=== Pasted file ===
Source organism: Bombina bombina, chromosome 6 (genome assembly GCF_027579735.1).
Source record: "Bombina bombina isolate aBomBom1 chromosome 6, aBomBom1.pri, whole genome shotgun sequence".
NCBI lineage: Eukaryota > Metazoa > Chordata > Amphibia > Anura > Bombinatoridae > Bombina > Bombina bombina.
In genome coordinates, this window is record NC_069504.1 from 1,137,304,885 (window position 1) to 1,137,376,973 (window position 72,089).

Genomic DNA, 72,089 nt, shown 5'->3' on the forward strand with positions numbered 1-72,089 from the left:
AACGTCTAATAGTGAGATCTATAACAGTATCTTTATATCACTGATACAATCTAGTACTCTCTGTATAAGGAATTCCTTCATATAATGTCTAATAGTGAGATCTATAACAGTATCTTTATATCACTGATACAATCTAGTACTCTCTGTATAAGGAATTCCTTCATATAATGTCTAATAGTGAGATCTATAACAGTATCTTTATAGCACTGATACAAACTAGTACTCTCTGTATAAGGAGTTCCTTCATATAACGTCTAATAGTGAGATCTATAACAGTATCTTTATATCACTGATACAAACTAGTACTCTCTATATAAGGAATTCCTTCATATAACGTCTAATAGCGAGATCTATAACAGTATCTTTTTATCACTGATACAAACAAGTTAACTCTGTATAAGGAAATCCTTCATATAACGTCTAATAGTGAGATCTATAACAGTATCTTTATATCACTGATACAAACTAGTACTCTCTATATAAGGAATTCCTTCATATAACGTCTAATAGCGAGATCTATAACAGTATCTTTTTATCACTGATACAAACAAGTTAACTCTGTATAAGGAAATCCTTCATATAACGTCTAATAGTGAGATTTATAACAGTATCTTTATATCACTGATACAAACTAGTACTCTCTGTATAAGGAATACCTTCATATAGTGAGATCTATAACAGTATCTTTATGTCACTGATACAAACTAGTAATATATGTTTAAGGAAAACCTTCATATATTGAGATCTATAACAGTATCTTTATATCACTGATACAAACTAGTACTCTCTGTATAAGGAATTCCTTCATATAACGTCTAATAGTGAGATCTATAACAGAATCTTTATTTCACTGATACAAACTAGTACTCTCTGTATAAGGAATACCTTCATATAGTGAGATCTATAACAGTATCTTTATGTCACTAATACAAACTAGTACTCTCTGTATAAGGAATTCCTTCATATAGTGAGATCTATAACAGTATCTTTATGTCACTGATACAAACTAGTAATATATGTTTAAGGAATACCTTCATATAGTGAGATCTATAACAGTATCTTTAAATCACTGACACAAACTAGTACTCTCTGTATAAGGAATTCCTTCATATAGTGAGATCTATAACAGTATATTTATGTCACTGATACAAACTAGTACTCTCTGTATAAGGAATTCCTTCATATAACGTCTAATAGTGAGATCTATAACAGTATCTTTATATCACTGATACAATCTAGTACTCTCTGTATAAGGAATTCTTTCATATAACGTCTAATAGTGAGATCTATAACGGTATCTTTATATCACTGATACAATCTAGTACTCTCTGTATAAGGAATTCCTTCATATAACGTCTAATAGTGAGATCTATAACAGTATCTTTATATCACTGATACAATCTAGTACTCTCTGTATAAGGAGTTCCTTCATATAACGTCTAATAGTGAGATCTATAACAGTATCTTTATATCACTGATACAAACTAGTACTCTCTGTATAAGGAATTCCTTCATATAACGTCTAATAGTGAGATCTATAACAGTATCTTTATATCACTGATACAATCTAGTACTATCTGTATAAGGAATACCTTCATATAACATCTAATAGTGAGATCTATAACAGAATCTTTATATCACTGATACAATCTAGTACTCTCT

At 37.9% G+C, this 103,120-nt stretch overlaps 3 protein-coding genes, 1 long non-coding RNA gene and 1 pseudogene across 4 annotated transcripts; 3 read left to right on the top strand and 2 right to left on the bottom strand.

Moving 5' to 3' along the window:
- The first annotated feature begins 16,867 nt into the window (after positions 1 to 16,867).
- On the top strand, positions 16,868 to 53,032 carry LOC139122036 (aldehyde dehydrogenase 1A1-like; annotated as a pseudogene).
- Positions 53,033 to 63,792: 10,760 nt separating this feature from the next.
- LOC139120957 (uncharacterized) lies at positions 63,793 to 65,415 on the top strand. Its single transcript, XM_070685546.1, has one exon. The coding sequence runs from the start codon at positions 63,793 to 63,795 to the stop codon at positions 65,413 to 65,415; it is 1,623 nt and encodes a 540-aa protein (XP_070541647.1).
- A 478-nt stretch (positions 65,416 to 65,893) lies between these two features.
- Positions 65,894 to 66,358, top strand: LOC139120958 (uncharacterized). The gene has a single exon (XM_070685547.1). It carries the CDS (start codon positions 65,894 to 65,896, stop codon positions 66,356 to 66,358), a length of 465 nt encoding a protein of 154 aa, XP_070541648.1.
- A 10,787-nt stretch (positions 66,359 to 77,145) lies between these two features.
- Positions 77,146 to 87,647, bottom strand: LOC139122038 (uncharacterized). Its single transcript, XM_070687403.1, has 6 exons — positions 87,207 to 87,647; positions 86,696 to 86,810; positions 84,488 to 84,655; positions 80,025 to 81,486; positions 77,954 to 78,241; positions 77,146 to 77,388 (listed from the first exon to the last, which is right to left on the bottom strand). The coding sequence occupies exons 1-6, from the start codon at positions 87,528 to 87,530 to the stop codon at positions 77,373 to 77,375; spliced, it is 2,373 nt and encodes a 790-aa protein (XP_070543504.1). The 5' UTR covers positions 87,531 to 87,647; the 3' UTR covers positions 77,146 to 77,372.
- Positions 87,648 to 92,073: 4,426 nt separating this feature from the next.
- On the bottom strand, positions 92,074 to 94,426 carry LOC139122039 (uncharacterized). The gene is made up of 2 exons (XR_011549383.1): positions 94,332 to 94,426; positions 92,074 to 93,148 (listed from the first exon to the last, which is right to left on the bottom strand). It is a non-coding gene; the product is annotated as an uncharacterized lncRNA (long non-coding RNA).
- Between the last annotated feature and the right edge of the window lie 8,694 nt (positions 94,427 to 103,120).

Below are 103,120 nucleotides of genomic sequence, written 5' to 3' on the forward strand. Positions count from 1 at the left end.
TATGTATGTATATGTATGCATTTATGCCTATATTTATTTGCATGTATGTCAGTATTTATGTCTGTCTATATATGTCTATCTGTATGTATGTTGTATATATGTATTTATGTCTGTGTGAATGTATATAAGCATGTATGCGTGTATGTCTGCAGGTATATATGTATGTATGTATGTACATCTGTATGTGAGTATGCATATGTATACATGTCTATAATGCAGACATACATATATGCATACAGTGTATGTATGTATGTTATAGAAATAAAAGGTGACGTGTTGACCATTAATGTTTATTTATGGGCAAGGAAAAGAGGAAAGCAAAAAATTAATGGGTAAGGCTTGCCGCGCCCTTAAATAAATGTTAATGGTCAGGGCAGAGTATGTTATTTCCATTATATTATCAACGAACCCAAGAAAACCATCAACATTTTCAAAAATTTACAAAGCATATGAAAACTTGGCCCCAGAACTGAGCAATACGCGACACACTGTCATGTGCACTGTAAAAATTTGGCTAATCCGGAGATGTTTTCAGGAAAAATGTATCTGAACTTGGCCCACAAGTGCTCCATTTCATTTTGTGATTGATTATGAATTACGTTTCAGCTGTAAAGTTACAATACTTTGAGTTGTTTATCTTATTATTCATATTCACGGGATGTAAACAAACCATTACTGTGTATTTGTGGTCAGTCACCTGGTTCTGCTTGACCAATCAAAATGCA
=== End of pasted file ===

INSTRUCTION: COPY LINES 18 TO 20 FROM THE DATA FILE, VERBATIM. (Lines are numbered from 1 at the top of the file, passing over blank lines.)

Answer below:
- On the bottom strand, positions 92,074 to 94,426 carry LOC139122039 (uncharacterized). The gene is made up of 2 exons (XR_011549383.1): positions 94,332 to 94,426; positions 92,074 to 93,148 (listed from the first exon to the last, which is right to left on the bottom strand). It is a non-coding gene; the product is annotated as an uncharacterized lncRNA (long non-coding RNA).
- Between the last annotated feature and the right edge of the window lie 8,694 nt (positions 94,427 to 103,120).

Below are 103,120 nucleotides of genomic sequence, written 5' to 3' on the forward strand. Positions count from 1 at the left end.